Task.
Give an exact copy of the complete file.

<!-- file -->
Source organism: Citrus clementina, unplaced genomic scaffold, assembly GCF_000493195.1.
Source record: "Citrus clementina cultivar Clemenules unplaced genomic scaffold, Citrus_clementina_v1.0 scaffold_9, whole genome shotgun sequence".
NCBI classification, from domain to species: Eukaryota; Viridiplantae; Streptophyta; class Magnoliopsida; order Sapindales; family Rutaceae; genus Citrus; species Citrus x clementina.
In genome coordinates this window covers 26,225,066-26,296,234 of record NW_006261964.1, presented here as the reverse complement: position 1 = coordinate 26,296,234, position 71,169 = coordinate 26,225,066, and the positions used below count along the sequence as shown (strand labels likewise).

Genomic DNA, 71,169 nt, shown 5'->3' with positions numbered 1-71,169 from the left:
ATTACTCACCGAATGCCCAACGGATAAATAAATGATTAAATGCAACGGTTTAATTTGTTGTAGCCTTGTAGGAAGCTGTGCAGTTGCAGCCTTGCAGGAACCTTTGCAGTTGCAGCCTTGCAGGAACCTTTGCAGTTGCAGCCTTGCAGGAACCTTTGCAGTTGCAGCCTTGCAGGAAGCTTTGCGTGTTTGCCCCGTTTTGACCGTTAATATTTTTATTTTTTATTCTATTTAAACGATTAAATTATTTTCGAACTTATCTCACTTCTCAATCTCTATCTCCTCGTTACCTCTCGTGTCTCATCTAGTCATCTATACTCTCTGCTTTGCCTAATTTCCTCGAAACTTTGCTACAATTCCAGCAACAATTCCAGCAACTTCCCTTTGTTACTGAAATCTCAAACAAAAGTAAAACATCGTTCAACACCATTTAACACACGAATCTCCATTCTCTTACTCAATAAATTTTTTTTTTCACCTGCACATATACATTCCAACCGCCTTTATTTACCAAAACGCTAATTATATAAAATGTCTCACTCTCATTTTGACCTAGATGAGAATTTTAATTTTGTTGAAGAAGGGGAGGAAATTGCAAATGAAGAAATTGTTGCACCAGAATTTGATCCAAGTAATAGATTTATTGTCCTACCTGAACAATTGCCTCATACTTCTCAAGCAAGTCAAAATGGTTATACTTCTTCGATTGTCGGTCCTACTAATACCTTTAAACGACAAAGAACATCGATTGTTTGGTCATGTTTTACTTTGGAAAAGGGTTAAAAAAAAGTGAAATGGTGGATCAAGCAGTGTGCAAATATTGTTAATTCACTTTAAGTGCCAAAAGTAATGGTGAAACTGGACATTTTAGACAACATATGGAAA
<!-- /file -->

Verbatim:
Source organism: Citrus clementina, unplaced genomic scaffold, assembly GCF_000493195.1.
Source record: "Citrus clementina cultivar Clemenules unplaced genomic scaffold, Citrus_clementina_v1.0 scaffold_9, whole genome shotgun sequence".
NCBI classification, from domain to species: Eukaryota; Viridiplantae; Streptophyta; class Magnoliopsida; order Sapindales; family Rutaceae; genus Citrus; species Citrus x clementina.
In genome coordinates this window covers 26,225,066-26,296,234 of record NW_006261964.1, presented here as the reverse complement: position 1 = coordinate 26,296,234, position 71,169 = coordinate 26,225,066, and the positions used below count along the sequence as shown (strand labels likewise).

Genomic DNA, 71,169 nt, shown 5'->3' with positions numbered 1-71,169 from the left:
ATTACTCACCGAATGCCCAACGGATAAATAAATGATTAAATGCAACGGTTTAATTTGTTGTAGCCTTGTAGGAAGCTGTGCAGTTGCAGCCTTGCAGGAACCTTTGCAGTTGCAGCCTTGCAGGAACCTTTGCAGTTGCAGCCTTGCAGGAACCTTTGCAGTTGCAGCCTTGCAGGAAGCTTTGCGTGTTTGCCCCGTTTTGACCGTTAATATTTTTATTTTTTATTCTATTTAAACGATTAAATTATTTTCGAACTTATCTCACTTCTCAATCTCTATCTCCTCGTTACCTCTCGTGTCTCATCTAGTCATCTATACTCTCTGCTTTGCCTAATTTCCTCGAAACTTTGCTACAATTCCAGCAACAATTCCAGCAACTTCCCTTTGTTACTGAAATCTCAAACAAAAGTAAAACATCGTTCAACACCATTTAACACACGAATCTCCATTCTCTTACTCAATAAATTTTTTTTTTCACCTGCACATATACATTCCAACCGCCTTTATTTACCAAAACGCTAATTATATAAAATGTCTCACTCTCATTTTGACCTAGATGAGAATTTTAATTTTGTTGAAGAAGGGGAGGAAATTGCAAATGAAGAAATTGTTGCACCAGAATTTGATCCAAGTAATAGATTTATTGTCCTACCTGAACAATTGCCTCATACTTCTCAAGCAAGTCAAAATGGTTATACTTCTTCGATTGTCGGTCCTACTAATACCTTTAAACGACAAAGAACATCGATTGTTTGGTCATGTTTTACTTTGGAAAAGGGTTAAAAAAAAGTGAAATGGTGGATCAAGCAGTGTGCAAATATTGTTAATTCACTTTAAGTGCCAAAAGTAATGGTGAAACTGGACATTTTAGACAACATATGGAAA